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TitleHolocene lake-level recession, permafrost aggradation and lithalsa formation in the Yellowknife area, Great Slave Lowland
AuthorWolfe, S A; Morse, P D
SourceProceedings of GEOQuebec 2015 - Canadian Permafrost Conference; 2015 p. 1-8
Year2015
Alt SeriesEarth Sciences Sector, Contribution Series 20150084
PublisherCanadian Geotechnical Society
MeetingGeoQuebec 2015: Challenges from North to South; with 7th Canadian Permafrost Conference; Quebec, QC; CA; September 20-23, 2015
Documentbook
Lang.English
Mediapaper; digital
File formatpdf (Adobe® Reader®)
ProvinceNorthwest Territories
NTS85I; 85J; 85K; 85N; 85O; 85P
AreaYellowknife; Great Slave Lake; Yellowknife River
Lat/Long WENS-117.5000 -113.0000 63.7500 62.0000
Subjectssurficial geology/geomorphology; environmental geology; geochronology; geochemistry; Nature and Environment; Science and Technology; Holocene; glacial lakes; surface waters; lakes; water levels; glacial history; deglaciation; emergence; permafrost; ground ice; periglacial features; organic deposits; peatlands; clays; sands; silts; soils; organic materials; alluvial plains; mass spectrometer analysis; radiometric dating; radiocarbon dating; isotopic studies; oxygen isotopes; Great Slave Lowland; Glacial Lake McConnell; Ancestral Great Slave Lake; Laurentide Ice Sheet; lithalsas; aggradation; glaciolacustrine sediments; lacustrine sediments; alluvial sediments; landscape evolution; elevations; Phanerozoic; Cenozoic; Quaternary
Illustrationsgeoscientific sketch maps; photographs; tables; lithologic sections; plots; stratigraphic charts; frequency distribution diagrams
ProgramLand-based Infrastructure, Climate Change Geoscience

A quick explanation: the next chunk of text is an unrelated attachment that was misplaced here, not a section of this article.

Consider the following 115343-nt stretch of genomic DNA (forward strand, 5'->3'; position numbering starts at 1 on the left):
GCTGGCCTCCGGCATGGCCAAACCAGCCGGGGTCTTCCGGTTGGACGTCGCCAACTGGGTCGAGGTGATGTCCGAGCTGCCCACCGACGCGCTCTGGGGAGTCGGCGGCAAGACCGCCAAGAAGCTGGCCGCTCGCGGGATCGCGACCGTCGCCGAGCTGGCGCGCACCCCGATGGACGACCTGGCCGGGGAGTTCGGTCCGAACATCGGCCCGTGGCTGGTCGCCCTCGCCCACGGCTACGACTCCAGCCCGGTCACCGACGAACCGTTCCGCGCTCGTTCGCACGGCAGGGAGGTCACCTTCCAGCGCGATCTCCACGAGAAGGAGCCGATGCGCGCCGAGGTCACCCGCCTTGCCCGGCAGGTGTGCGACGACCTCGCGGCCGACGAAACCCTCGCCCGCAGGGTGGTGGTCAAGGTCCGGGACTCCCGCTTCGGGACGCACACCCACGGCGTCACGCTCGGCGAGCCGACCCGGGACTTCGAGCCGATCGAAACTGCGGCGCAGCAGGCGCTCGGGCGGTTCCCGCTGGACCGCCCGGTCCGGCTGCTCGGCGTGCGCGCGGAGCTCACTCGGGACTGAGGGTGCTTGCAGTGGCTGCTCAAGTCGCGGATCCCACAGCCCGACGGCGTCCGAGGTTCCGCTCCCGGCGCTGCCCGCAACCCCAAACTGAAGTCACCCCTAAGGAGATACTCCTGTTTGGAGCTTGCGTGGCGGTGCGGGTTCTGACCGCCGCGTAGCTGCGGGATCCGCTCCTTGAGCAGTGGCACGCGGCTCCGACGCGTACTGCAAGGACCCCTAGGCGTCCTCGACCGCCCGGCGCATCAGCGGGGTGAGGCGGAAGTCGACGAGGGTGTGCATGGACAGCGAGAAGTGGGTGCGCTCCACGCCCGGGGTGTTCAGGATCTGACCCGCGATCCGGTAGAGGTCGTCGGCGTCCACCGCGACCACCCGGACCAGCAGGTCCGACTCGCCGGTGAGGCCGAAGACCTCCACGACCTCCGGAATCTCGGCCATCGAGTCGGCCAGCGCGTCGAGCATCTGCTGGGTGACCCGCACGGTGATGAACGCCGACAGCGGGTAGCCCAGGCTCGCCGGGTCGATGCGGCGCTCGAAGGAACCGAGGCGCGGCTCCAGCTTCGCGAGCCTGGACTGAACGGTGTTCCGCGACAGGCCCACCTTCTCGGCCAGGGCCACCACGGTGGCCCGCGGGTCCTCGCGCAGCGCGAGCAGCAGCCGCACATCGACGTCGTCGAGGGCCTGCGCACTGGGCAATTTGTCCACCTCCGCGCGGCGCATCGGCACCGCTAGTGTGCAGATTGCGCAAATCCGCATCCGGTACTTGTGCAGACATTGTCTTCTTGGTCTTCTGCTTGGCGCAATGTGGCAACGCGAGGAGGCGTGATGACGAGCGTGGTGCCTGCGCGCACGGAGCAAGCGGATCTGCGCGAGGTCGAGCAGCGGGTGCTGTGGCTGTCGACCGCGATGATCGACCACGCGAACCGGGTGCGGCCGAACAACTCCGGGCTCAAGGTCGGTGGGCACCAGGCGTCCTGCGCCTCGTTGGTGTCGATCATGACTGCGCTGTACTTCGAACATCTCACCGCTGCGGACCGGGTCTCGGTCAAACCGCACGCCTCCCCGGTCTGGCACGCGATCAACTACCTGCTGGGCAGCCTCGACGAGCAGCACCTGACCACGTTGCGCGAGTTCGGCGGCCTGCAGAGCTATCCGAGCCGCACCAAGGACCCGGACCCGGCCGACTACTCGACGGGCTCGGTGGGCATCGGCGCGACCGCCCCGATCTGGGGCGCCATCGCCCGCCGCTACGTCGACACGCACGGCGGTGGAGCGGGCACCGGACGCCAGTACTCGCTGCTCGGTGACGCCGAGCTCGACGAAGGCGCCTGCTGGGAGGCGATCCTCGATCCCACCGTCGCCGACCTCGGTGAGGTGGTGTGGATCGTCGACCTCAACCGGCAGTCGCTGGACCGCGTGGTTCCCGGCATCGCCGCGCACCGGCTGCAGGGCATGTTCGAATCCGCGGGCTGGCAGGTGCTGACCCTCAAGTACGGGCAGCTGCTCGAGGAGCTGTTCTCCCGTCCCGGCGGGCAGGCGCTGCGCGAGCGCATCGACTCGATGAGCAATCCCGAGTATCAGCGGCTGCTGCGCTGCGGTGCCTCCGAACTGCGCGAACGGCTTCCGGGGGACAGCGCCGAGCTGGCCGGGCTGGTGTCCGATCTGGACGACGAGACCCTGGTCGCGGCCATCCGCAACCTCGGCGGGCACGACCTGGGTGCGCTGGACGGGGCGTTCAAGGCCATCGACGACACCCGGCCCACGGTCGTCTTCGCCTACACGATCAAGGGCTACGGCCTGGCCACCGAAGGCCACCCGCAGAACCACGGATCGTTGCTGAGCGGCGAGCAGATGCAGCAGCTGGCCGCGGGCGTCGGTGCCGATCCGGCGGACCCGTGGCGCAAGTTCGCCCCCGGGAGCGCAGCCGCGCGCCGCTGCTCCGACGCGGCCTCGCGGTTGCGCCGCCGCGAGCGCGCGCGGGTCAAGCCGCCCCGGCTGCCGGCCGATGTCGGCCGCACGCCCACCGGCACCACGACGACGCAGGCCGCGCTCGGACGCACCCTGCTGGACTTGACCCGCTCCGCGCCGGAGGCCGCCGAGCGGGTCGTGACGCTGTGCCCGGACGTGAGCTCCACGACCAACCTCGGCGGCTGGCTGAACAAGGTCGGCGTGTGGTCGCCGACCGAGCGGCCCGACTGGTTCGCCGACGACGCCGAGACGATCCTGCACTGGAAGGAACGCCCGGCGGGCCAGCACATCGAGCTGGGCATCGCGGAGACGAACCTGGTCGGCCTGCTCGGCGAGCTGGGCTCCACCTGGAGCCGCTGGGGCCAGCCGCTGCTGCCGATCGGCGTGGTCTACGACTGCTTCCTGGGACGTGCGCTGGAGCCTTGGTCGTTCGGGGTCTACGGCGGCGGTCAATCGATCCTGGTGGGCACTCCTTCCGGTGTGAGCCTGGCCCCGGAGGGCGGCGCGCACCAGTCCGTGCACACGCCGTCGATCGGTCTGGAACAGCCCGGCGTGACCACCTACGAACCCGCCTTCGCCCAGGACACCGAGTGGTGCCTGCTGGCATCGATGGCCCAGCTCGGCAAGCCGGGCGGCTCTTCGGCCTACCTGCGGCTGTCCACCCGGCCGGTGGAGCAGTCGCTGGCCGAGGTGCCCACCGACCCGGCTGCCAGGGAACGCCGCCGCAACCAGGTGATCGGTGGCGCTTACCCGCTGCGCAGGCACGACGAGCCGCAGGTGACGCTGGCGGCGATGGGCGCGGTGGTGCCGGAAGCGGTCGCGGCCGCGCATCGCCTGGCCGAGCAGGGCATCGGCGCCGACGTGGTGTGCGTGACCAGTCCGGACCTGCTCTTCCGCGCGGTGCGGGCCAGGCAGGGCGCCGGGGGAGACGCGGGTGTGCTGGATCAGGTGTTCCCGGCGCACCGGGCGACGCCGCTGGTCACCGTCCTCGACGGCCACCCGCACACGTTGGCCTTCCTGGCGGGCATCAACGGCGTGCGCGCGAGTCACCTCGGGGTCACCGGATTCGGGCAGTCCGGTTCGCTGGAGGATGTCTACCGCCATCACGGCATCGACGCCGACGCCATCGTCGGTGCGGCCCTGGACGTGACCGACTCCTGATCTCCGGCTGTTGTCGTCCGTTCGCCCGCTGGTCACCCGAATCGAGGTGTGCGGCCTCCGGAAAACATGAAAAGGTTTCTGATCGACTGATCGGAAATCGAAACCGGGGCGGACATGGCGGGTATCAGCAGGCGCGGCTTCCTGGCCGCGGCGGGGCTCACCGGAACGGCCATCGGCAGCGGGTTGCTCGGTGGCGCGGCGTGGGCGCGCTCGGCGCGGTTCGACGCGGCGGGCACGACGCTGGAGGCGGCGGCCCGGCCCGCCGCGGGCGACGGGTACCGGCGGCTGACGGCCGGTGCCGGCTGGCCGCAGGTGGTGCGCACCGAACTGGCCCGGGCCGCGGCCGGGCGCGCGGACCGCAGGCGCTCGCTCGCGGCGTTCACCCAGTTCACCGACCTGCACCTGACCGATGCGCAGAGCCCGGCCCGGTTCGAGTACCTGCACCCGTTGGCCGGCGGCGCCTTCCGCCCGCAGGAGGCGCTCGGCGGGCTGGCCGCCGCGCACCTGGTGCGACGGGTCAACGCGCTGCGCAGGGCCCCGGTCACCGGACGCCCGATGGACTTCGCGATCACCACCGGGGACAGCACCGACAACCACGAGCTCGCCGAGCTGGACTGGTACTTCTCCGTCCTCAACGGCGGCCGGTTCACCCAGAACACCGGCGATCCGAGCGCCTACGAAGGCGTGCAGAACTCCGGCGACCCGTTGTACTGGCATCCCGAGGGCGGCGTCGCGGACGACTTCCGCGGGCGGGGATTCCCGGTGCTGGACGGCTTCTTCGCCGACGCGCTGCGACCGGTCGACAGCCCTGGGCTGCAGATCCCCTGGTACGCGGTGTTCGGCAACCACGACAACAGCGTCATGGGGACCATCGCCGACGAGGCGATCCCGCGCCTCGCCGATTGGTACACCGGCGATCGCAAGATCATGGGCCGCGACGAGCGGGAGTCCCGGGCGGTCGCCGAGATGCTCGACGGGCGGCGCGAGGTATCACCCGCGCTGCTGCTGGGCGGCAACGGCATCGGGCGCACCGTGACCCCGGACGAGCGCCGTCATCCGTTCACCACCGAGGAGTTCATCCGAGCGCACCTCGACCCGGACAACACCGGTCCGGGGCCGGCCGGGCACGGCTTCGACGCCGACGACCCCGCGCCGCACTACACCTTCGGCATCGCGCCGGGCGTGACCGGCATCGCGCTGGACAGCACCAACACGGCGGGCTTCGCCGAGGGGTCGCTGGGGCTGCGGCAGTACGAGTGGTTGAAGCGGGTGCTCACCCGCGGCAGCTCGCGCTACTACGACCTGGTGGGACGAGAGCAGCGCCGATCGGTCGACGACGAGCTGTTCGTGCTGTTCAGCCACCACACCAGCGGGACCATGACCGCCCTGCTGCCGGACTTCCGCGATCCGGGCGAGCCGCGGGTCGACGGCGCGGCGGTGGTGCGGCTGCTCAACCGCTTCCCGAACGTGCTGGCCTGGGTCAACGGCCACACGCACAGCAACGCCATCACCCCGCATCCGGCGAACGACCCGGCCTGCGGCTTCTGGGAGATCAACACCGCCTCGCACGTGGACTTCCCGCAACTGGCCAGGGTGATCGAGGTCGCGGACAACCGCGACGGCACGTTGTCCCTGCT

Released2015 01 01
AbstractThe Great Slave Lowland occupies the north shore of Great Slave Lake. After glaciation, it was inundated by Glacial Lake McConnell and ancestral Great Slave Lake. Holocene lake-level recession around Yellowknife is determined from accelerator mass spectrometer ages of peat and detrital organics. In the last 8000 years, recession occurred at about 5 mm/year, and permafrost is youngest near the modern shoreline and older at higher elevations. Silty-clay sediments are abundant, and lithalsas (ice-rich permafrost mounds within mineral soils) occurring within 40 m above the present lake level are less than 6000 years old. They are common on Yellowknife River alluvium deposited within the last 3000 years. Lithalsas on this surface are assumed to have developed as permafrost aggraded into saturated sediments, and ground ice has formed within the last 250 years.
Summary(Plain Language Summary, not published)
The Great Slave Lowland occupies the north shore of Great Slave Lake. After glaciation, it was inundated by glacial Lake McConnell and ancestral Great Slave Lake. Holocene lake-level recession around Yellowknife is determined from accelerator mass spectrometer ages from peat and detrital organics. In the last 8000 years, recession occurred at about 5 mm/year, and permafrost is youngest near the modern shoreline and older at higher elevations. Silty-clay sediments are abundant, and lithalsas (ice-rich permafrost mounds) occurring within 40 m above the present lake level are less than 6000 years old. They are common on Yellowknife River alluvium deposited within the last 3000 years. Lithalsas on this surface probably developed as permafrost aggraded into saturated sediments, and ground ice has formed within the last 250 years.
GEOSCAN ID296563